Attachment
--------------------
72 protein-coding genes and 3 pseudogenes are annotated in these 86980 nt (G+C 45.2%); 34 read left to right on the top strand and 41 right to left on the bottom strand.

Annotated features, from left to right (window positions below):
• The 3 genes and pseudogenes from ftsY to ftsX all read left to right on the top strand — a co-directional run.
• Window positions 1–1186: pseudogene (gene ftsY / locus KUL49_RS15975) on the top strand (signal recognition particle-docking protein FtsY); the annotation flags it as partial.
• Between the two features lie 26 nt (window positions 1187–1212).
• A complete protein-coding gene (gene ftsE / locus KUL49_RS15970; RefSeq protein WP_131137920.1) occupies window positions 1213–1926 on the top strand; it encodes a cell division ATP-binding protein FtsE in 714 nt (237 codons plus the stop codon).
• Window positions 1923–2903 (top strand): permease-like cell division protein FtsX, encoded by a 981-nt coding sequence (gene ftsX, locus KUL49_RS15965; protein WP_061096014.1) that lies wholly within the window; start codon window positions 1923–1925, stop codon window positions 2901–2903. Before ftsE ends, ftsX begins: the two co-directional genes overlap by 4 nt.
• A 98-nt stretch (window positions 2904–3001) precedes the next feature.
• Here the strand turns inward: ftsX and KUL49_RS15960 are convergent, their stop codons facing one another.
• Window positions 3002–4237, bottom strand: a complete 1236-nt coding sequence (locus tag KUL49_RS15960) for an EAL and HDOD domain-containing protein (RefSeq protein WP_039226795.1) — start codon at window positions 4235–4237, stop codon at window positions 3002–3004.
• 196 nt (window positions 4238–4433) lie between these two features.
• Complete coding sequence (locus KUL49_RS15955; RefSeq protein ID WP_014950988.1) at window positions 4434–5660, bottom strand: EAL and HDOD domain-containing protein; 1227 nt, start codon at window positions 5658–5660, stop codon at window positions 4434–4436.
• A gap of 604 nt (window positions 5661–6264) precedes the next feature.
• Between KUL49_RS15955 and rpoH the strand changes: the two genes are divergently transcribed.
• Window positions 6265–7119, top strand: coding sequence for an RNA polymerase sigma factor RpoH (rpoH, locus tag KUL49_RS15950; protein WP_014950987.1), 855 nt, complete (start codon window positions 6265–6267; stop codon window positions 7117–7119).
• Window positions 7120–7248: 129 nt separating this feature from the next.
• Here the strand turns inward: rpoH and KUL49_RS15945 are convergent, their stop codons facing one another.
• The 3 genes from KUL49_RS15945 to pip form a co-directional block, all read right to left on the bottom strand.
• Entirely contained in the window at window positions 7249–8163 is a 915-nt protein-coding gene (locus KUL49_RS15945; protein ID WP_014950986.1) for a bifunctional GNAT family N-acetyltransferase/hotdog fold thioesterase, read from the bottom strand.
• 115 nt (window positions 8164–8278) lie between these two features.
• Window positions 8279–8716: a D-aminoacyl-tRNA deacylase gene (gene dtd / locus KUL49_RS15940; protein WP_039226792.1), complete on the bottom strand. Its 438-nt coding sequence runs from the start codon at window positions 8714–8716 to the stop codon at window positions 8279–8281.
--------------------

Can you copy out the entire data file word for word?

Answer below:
72 protein-coding genes and 3 pseudogenes are annotated in these 86980 nt (G+C 45.2%); 34 read left to right on the top strand and 41 right to left on the bottom strand.

Annotated features, from left to right (window positions below):
• The 3 genes and pseudogenes from ftsY to ftsX all read left to right on the top strand — a co-directional run.
• Window positions 1–1186: pseudogene (gene ftsY / locus KUL49_RS15975) on the top strand (signal recognition particle-docking protein FtsY); the annotation flags it as partial.
• Between the two features lie 26 nt (window positions 1187–1212).
• A complete protein-coding gene (gene ftsE / locus KUL49_RS15970; RefSeq protein WP_131137920.1) occupies window positions 1213–1926 on the top strand; it encodes a cell division ATP-binding protein FtsE in 714 nt (237 codons plus the stop codon).
• Window positions 1923–2903 (top strand): permease-like cell division protein FtsX, encoded by a 981-nt coding sequence (gene ftsX, locus KUL49_RS15965; protein WP_061096014.1) that lies wholly within the window; start codon window positions 1923–1925, stop codon window positions 2901–2903. Before ftsE ends, ftsX begins: the two co-directional genes overlap by 4 nt.
• A 98-nt stretch (window positions 2904–3001) precedes the next feature.
• Here the strand turns inward: ftsX and KUL49_RS15960 are convergent, their stop codons facing one another.
• Window positions 3002–4237, bottom strand: a complete 1236-nt coding sequence (locus tag KUL49_RS15960) for an EAL and HDOD domain-containing protein (RefSeq protein WP_039226795.1) — start codon at window positions 4235–4237, stop codon at window positions 3002–3004.
• 196 nt (window positions 4238–4433) lie between these two features.
• Complete coding sequence (locus KUL49_RS15955; RefSeq protein ID WP_014950988.1) at window positions 4434–5660, bottom strand: EAL and HDOD domain-containing protein; 1227 nt, start codon at window positions 5658–5660, stop codon at window positions 4434–4436.
• A gap of 604 nt (window positions 5661–6264) precedes the next feature.
• Between KUL49_RS15955 and rpoH the strand changes: the two genes are divergently transcribed.
• Window positions 6265–7119, top strand: coding sequence for an RNA polymerase sigma factor RpoH (rpoH, locus tag KUL49_RS15950; protein WP_014950987.1), 855 nt, complete (start codon window positions 6265–6267; stop codon window positions 7117–7119).
• Window positions 7120–7248: 129 nt separating this feature from the next.
• Here the strand turns inward: rpoH and KUL49_RS15945 are convergent, their stop codons facing one another.
• The 3 genes from KUL49_RS15945 to pip form a co-directional block, all read right to left on the bottom strand.
• Entirely contained in the window at window positions 7249–8163 is a 915-nt protein-coding gene (locus KUL49_RS15945; protein ID WP_014950986.1) for a bifunctional GNAT family N-acetyltransferase/hotdog fold thioesterase, read from the bottom strand.
• 115 nt (window positions 8164–8278) lie between these two features.
• Window positions 8279–8716: a D-aminoacyl-tRNA deacylase gene (gene dtd / locus KUL49_RS15940; protein WP_039226792.1), complete on the bottom strand. Its 438-nt coding sequence runs from the start codon at window positions 8714–8716 to the stop codon at window positions 8279–8281.